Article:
Six years ago, I began working with individuals, families, foundations and businesses across the United States — helping them design, implement and evaluate a wide variety of ways to make philanthropy more impactful for themselves and their communities. I have been privileged to assist dozens of clients.
Plus, I have written 72 columns on strategic philanthropy – columns that have been published in newspapers and other media around the world.
Throughout this process, I have learned many lessons about what works best. As I launch the seventh year of this practice and these columns, I would like to share six key lessons.
Giving can benefit the donor as well as the beneficiary. Most of us think of philanthropy in terms of altruism – the practice of selfless concern for the well-being of others. Although altruism is a desirable trait, there are in fact real benefits for the donor in giving.
By working together around shared values, families can become stronger and healthier. By creating a “safe zone” around the activity of giving, families can rebalance the rules of engagement and encourage the participation of rising generations as equal partners in decision-making with their elders.
Businesses engaged in community philanthropy see improved employee recruitment, engagement and productivity, as well as increased customer loyalty and an enhanced social license to operate. Strategic philanthropy also improves profitability.
Giving and volunteering to help others come with health and longevity benefits that are well-documented. People who meaningfully engage in repairing the world live longer, healthier and happier lives.
“Top down” philanthropy is limited in value and not sustainable. Families and businesses alike have stakeholders. Engaging them has powerful benefits.
In families, each generation has its own interest in the values and impact of philanthropy. Rising generations look at these activities through a lens that can differ greatly from the lens of the wealth-creating generation. As a result, they have much to offer.
In businesses, stakeholders include employees, shareholders, customers, vendors, regulators, lenders and leaders. Each offers a valuable perspective on the role of the company in the community and how good corporate citizenship can enhance its business.
The “peanut butter” approach to giving has less impact. Many philanthropists employ the “peanut butter” approach to giving – spreading their charity thinly over a wide area. Going deep instead and focusing on a limited number of carefully selected causes is far more engaging to stakeholders and much more likely to achieve a meaningful result. In this way, philanthropy can be transformational — not just transactional.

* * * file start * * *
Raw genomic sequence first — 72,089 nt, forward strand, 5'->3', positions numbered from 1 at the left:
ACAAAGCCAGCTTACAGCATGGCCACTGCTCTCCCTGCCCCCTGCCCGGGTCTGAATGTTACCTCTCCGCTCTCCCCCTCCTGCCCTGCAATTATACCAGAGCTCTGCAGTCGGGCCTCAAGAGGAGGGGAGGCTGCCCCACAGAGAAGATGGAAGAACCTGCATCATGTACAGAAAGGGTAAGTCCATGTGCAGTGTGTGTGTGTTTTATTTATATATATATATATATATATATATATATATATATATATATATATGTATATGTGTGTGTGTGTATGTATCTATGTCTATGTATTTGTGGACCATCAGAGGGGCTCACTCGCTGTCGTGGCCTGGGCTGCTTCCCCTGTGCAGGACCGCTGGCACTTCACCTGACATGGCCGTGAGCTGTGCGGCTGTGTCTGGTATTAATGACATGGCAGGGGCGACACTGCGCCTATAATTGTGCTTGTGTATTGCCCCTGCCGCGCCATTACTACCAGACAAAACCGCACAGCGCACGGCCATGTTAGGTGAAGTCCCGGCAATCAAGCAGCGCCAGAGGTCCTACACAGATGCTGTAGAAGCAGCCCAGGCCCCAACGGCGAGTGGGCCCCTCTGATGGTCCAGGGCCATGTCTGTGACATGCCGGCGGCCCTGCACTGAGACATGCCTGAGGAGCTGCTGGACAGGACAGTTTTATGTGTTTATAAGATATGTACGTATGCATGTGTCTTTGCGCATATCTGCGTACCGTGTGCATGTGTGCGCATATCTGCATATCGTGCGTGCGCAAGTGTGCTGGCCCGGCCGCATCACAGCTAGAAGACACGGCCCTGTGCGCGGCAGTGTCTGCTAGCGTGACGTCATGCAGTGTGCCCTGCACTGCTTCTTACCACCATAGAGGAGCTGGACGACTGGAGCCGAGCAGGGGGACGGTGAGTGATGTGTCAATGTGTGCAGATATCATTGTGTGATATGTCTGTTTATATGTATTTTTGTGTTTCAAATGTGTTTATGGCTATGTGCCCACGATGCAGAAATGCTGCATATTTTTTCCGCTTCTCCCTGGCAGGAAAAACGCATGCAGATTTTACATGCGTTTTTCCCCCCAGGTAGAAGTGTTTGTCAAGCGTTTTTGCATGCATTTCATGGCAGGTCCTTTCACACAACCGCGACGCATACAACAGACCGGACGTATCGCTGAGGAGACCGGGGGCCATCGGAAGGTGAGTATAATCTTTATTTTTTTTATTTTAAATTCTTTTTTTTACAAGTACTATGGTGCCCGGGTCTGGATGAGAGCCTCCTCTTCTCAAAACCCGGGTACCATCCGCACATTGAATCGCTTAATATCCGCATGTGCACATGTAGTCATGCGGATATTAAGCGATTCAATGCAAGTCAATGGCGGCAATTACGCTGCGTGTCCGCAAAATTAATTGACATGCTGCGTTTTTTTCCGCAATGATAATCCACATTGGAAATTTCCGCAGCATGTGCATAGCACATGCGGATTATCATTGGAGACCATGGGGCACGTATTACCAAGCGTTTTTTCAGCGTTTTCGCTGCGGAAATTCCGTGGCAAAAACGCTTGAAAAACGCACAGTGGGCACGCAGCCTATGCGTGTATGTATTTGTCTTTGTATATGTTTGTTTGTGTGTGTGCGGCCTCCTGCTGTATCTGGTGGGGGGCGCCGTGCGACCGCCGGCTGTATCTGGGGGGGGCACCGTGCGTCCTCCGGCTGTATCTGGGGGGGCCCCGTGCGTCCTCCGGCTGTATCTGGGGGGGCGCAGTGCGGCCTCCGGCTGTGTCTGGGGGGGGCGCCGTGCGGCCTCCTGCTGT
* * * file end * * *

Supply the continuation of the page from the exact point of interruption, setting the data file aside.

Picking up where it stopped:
Donating after death is less satisfying than donating during life. During life, we all want to conserve enough resources to take care of ourselves and our loved ones. However, many of us can easily achieve that goal and still engage in some sort of philanthropy. A financial advisor can help people predict what they’ll need to live securely and provide for their heirs. Using the remainder to give during one’s lifetime provides learning, growth and fulfillment — none of which, as far as we know, can be enjoyed from the grave.
Don’t ignore the other 95 percent. Philanthropically committed capital – in foundations and donor-advised funds — is all available to help achieve charitable mission. Unfortunately, foundations often deploy only the 5 percent minimum required payout while the rest remains invested. Impact investing using MRI, PRI and SRI tools aligns all philanthropically committed capital with mission – thereby achieving much greater impact.
Effective philanthropy is more than writing a check. Becoming an effective philanthropist (rather than merely a generous donor) means planning to optimize the efficacy of giving. The same intellectual resources and rigor that were used to earn money in the first place should be applied to philanthropic efforts to distribute that money. Research, analysis, strategy, organized implementation, evaluation and adjustment are critical investment tools which, when also applied to philanthropy, can achieve better results.
Back in 2010, I wrote in my first column: “Philanthropy is like love. The more you make it a cornerstone of your life, the more you’ll find the joy, meaning and satisfaction in living.” These words rang true then and – based on six years of experience – ring even more true today.
This post originally appeared in the Denver Post on July 10, 2016. It is reposted here by the author with permission.